Ornamental grasses are one of the iconic plants of late summer. Easy to care for, and very versatile, they provide a beautiful addition to any garden. Many grasses offer fluffy flowers, soft textured foliage and autumnal tinted leaves. Interesting flowering spikes and nodding seed heads can also add a real sense of drama, catching the slightest movement of the wind, and reflecting the sunlight at the end of the day. As with all plants it is important to pick the right grass for the right spot in your garden – but with so many to choose from there really is a grass to suit all situations and bring a late summer ‘wow factor’ to your garden. The following five are included in my list of late summer favourites.
The fountain grasses, as all pennisetums are known, are one of my very favourite groups of plants. Though all demand full sun and a sufficiently well drained soil that doesn’t waterlog in winter, the sheer profusion of fluffy, rounded, caterpillar-like flowers produced during late summer is just amazing. Pennisetum ‘Hameln’ was selected for its ability to flower regularly in a cooler climate. So each year from a mound of dark green foliage there suddenly seems to explode masses of pale coloured fluffy flowers creating a veritable fountain of flower. I especially enjoy this plant on dewy mornings when the flowers seems to double in size with the moisture. Grows to around 80cm – 1.1m.
Miscanthus are the queens of the border in the grass world. They make generally tall mounds of healthy vigorous foliage topped by masses of beautiful flowers in all shapes and colours from deep red to silver. ‘Flamingo’ is among the first rank of miscanthus chosen for its quite wonderful, delicately pendulous, soft pink flowers produced in great quantity during high summer. It has great presence and, although the flower colour fades with age, the plant seems to gain in stature as the season passes. Grows to around 1.8 – 2.1m.
As a group of plants the prairie switch grasses are much underused. With a generally upright habit and good garden manners they are a size down from the miscanthus and so can be used in smaller spaces where the larger grasses may not fit. Panicum ‘Shenandoah’ is a really great selection chosen specifically for its foliage, which bears dark burgundy-red tones from high summer onwards. This stunning foliage, combined with the tiny red flowers produced in such profusion as to create clouds of fluffy flower, make it a perfect foil for many perennials. Grows to around 90cm – 1.2m.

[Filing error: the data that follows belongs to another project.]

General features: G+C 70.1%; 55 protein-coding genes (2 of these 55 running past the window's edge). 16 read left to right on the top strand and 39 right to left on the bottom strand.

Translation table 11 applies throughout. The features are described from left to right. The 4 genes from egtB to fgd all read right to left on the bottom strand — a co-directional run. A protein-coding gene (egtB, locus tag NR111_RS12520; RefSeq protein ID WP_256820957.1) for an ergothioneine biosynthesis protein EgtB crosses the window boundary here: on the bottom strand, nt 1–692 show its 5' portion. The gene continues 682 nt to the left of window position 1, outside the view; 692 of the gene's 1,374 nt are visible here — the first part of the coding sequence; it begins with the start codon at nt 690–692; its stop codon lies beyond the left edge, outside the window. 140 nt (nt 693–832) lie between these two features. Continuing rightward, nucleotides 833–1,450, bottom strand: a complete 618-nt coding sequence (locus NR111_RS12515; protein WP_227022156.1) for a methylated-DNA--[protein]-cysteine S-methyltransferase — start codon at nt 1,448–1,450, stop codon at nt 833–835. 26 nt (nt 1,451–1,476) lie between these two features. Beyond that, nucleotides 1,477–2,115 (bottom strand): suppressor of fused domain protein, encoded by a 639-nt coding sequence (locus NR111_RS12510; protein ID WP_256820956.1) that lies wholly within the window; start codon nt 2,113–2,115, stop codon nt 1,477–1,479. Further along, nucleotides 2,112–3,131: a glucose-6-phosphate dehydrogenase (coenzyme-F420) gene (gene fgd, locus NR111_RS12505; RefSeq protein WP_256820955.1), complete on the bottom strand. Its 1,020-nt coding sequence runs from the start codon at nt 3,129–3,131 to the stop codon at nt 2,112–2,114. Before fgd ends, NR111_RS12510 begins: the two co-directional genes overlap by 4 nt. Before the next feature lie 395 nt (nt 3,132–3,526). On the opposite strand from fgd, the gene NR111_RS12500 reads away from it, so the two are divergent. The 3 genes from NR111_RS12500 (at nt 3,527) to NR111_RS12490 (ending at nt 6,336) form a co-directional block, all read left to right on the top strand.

Seeing a group of the Korean Feather Grass in full flower reminds me a little of the grassy meadows I used to enjoy as a child. From mounds of soft green foliage come these impressive, large feathery plumes of greyish pink flowers reminiscent of arrow heads pointing resolutely toward the sky. Like many grasses the colour of the flowers change as it ages; close up the fresh flowers having an almost purple hue. Preferring a sunny open position this grass provides a distinct outline in summer and winter. Grows to around 90cm – 1.2m.
Hakonechloa macra ‘Aureola’
Grown for its amazing quality of foliage rather than its insignificant flowers, the golden hakone grass, Hakonechloa ‘Aureola’ is possibly one of the most beautiful of all grasses. It has a refined narrow leaf and gradually forms long lived weed smothering mounds that are effective from spring right through to winter, though late summer is arguably when the mounds are at their most resplendent best. At Knoll Gardens I have a bed of this amazing grass under a tree in shade and it looks simply stunning. Now that it is established it takes so little time to maintain but gives so much in return and is much admired by our many visitors. The golden hakone grass is a bit slow to get going but is very long-lived and so adaptable it also makes a fabulous pot plant in either sun or shade.